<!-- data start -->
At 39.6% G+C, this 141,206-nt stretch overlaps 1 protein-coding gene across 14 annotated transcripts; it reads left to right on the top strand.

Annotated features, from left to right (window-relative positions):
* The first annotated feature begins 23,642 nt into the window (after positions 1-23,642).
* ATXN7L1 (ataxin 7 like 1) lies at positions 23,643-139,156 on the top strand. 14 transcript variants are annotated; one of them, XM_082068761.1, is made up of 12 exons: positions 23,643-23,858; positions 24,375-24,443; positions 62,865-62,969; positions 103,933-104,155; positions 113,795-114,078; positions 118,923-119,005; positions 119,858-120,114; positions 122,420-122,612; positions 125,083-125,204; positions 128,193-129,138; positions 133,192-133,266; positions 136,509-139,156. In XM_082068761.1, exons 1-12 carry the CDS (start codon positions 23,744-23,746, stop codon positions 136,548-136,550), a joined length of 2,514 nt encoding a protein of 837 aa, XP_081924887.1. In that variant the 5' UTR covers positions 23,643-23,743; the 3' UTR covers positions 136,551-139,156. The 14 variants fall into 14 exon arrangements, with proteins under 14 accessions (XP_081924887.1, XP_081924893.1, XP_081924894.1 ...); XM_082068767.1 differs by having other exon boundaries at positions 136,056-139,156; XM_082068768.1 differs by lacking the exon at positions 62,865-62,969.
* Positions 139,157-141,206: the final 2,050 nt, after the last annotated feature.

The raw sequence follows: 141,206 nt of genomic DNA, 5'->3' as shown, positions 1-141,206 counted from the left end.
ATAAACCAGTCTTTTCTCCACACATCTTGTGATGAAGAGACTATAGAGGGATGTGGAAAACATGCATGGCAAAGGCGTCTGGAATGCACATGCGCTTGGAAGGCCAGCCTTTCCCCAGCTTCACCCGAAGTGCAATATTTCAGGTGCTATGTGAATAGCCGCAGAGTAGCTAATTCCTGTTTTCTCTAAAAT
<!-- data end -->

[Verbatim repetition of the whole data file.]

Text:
At 39.6% G+C, this 141,206-nt stretch overlaps 1 protein-coding gene across 14 annotated transcripts; it reads left to right on the top strand.

Annotated features, from left to right (window-relative positions):
* The first annotated feature begins 23,642 nt into the window (after positions 1-23,642).
* ATXN7L1 (ataxin 7 like 1) lies at positions 23,643-139,156 on the top strand. 14 transcript variants are annotated; one of them, XM_082068761.1, is made up of 12 exons: positions 23,643-23,858; positions 24,375-24,443; positions 62,865-62,969; positions 103,933-104,155; positions 113,795-114,078; positions 118,923-119,005; positions 119,858-120,114; positions 122,420-122,612; positions 125,083-125,204; positions 128,193-129,138; positions 133,192-133,266; positions 136,509-139,156. In XM_082068761.1, exons 1-12 carry the CDS (start codon positions 23,744-23,746, stop codon positions 136,548-136,550), a joined length of 2,514 nt encoding a protein of 837 aa, XP_081924887.1. In that variant the 5' UTR covers positions 23,643-23,743; the 3' UTR covers positions 136,551-139,156. The 14 variants fall into 14 exon arrangements, with proteins under 14 accessions (XP_081924887.1, XP_081924893.1, XP_081924894.1 ...); XM_082068767.1 differs by having other exon boundaries at positions 136,056-139,156; XM_082068768.1 differs by lacking the exon at positions 62,865-62,969.
* Positions 139,157-141,206: the final 2,050 nt, after the last annotated feature.

The raw sequence follows: 141,206 nt of genomic DNA, 5'->3' as shown, positions 1-141,206 counted from the left end.
ATAAACCAGTCTTTTCTCCACACATCTTGTGATGAAGAGACTATAGAGGGATGTGGAAAACATGCATGGCAAAGGCGTCTGGAATGCACATGCGCTTGGAAGGCCAGCCTTTCCCCAGCTTCACCCGAAGTGCAATATTTCAGGTGCTATGTGAATAGCCGCAGAGTAGCTAATTCCTGTTTTCTCTAAAAT